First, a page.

Georgian History’s Influence On Modern Interiors


Georgian History’s Influence On Modern Interiors

Modern interiors in Georgian homes


It is often said that there is nothing truly original anymore, and whilst this may be true we can often find great pleasure in modern updates or new takes on an original. As an interior designer in Bath, I take a look at a few of my favourite design and decorating trends that hark back to historic influences.

The Chaise Longue

Christopher Guy's contemporary interpretation

 Chaise longue’s have been around since the Georgian era and have been loved ever since. As time and trends have moved on the style of the couches has evolved but the principle has remained the same, a long reclining chair. You will see the chairs everywhere now in many different interpretations, and are a great luxury for modern homes. They really stand out as a fashionable piece and can add instant glamour to a bedroom or lounge area. the piece pictured is by the highly sought after brand Christopher Guy.

The Wing Chair

Introduced in the 1700s the wing chairs design was created to reduce the drafts felt by its occupant or to protect a ladies delicate skin from the effects of the heat from a roaring fire. No longer required in practical terms its interesting and dramatic shape is favoured by interior and furniture designers the world over withs ome amazing contemporary forms evolving from it. The above example is gain from my favourite Christopher Guy.


 Velvet is a luxurious fabric that has been used for centuries, and more recently it has been brought back in to fashion and updated with differing vibrant colours. There are several different types of the fabric and they vary in textures and patterns. Velvet is created by two types of woven tufted fabric in which the cut threads are evenly distributed with a short dense pile. The fabric goes back to the fourteenth century and was originated in Kashmir. Velvet can often be seen as a little 70s but can really be an edgy an interesting way to add a cosy twist to your home. Look for high quality pieces in a colour that can stand the test of time.

Printed Wallpaper

 The origin..


Georgian modern interiors


A great deal of wallpaper design tends to follow the current trends in textiles. The Regency period was no exception to this custom. Trompe L’oeil patterns (as above) were very popular and beautifully executed. Columns, freezes and pillars were often used in an attempt to fool the eye. Flowers, figures fruit and urns were typical images you would find used.

Flock Print

Modern interpretations have seen the flock patterns from the Regency Era make a come back over recent years. Often found in two bold colours, the intricate patterns have been reused in fabrics, wallpaper and in soft furnishing. It’s hard to find a modern home nowadays that hasn’t taken the damask flocked wallpaper and made a statement wall. Damask and printed wallpaper has the instant ability to liven up any room at a fairly low cost and low level of effort.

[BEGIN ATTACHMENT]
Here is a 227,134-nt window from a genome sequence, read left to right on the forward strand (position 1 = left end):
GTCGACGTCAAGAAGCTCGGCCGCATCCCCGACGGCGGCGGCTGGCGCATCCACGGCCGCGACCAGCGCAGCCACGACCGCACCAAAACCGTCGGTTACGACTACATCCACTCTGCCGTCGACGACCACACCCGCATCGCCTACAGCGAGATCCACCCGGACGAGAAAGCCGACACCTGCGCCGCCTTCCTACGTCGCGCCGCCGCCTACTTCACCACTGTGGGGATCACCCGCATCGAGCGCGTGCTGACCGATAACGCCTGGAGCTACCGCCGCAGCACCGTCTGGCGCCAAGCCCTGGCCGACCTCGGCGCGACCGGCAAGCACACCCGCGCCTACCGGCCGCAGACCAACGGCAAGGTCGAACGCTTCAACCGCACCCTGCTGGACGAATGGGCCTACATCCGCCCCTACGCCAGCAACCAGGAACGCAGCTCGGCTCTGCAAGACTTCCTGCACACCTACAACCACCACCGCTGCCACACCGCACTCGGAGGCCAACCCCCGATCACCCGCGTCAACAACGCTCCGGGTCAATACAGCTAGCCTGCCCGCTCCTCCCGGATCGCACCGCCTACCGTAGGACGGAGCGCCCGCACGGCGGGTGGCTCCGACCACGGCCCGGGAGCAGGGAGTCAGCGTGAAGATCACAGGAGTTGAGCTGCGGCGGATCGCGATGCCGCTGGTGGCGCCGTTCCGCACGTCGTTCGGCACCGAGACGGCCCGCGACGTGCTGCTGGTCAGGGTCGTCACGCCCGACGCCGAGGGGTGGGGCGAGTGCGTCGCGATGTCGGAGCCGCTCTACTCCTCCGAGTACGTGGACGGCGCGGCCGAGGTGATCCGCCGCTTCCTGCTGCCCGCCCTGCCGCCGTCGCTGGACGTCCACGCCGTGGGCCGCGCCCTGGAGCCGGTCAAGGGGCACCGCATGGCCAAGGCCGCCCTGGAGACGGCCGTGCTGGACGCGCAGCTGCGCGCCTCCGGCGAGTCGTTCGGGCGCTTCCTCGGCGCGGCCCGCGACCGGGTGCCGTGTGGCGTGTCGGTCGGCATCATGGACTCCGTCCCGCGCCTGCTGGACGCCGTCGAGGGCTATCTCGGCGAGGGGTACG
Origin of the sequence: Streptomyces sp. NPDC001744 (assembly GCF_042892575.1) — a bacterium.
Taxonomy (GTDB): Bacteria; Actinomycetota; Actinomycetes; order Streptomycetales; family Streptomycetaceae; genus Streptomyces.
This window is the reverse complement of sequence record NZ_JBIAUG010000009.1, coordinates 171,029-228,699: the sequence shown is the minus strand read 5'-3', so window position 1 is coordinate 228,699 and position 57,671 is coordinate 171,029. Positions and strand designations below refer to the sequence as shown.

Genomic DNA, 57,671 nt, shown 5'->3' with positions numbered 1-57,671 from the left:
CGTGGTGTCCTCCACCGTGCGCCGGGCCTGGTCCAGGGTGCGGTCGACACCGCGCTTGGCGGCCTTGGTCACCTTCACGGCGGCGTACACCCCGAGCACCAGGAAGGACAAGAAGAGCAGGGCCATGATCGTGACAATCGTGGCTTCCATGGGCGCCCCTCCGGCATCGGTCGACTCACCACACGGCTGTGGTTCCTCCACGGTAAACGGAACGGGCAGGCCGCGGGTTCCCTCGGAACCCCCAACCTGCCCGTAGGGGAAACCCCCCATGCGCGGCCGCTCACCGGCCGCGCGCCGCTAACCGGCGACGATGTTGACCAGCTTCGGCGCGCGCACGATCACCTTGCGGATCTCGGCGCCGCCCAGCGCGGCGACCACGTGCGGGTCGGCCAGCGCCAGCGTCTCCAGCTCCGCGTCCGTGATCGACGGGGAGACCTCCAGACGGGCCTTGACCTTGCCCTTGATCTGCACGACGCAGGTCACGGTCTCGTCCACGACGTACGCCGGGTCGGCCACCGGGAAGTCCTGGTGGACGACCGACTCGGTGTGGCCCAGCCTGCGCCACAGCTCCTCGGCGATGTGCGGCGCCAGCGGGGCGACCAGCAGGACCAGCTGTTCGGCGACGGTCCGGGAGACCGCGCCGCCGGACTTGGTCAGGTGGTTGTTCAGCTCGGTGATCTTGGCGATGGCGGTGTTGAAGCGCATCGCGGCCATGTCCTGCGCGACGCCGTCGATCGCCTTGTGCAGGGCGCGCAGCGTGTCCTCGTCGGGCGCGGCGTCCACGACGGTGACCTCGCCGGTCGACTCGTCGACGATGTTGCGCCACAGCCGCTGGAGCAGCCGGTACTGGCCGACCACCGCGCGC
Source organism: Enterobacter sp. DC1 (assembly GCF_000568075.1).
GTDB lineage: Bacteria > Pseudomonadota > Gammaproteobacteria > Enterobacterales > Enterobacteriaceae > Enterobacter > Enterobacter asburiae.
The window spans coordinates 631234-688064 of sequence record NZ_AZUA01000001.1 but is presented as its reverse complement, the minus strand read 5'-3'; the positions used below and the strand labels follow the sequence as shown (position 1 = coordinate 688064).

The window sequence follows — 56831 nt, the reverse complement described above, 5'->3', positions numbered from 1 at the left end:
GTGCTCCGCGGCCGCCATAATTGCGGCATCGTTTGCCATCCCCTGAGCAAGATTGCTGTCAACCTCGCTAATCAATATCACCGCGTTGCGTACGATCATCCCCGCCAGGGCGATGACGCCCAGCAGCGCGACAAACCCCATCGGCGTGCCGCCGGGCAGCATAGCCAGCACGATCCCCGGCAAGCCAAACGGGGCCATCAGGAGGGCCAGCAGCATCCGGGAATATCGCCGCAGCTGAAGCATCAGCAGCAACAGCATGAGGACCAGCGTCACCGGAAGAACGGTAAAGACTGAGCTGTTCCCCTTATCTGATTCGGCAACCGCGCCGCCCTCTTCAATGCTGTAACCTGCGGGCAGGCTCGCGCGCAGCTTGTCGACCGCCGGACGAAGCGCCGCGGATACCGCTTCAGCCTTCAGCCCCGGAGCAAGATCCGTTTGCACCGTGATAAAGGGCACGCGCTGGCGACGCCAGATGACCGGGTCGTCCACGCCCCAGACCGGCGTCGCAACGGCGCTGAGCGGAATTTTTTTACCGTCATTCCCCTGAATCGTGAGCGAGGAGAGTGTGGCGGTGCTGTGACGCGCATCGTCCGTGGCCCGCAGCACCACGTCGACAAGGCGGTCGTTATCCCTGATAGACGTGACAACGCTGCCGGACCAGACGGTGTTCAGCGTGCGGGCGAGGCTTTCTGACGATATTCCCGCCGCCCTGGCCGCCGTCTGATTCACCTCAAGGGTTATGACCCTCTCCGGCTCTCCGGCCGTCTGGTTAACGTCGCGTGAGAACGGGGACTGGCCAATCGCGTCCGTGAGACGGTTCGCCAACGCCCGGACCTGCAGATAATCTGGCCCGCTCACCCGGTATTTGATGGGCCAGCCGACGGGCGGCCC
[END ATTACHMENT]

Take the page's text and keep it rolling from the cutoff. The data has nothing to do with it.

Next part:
Mirrored furniture

Mirrored furniture became very on trend a few years ago and is still popular today. As for the piece above, designed by William Yeoward and inspired by the Chinoiserie style it would sit beautifully in any modern day scheme. Mirrored furniture can be a little expensive and it does need regular cleaning to keep it looking tip top, but it really does add the wow factor to a room.

Chesterfield Sofas

Chesterfield couches have been a classic example of popular English design for many years. The origins of the word ‘chesterfield’ is a little blurry, with some putting it down to the style being made within the reign of the Earl Of Chesterfield. The distinctive buttoned leather is the classic design that we all know and love. Later adaptations have seen the design slightly more simplified and other fabrics used. Bold coloured velvets are very popular at the moment and you will often see it used on Chesterfields, like this one below. They are a real investment piece and are just as in demand now as they were over a hundred years ago!

The sunburst mirror

A resurgence in the popularity of the sunburst mirror, which originated as far back as the 1600s with the reign of Louis XIV of France, who was known to the world as the “Sun King” has added a touch of glamour back into our interiors. Apparently, King Louis liked to gaze into a sunburst mirror when he woke up in the morning so that he could see the rays of the sun radiating out from his head. The sunburst was found in mirrors and other art throughout the world during the Renaissance period and up until modern times.



Elaborate curtains and trimmings still adorn some of our most glamorous properties. If you are lucky enough to have the grand scale of windows found in many Regency and Georgian style homes you can certainly enjoy these effects. Today there are still a great many designs of finials, to match such grandeur, with a touch of contemporary to bring them up to date.

As an interior designer in Bath working at Etons of Bath, I specialise in taking influences from history and bringing them up to date within modern homes. For help, do call us on 01225 639002.

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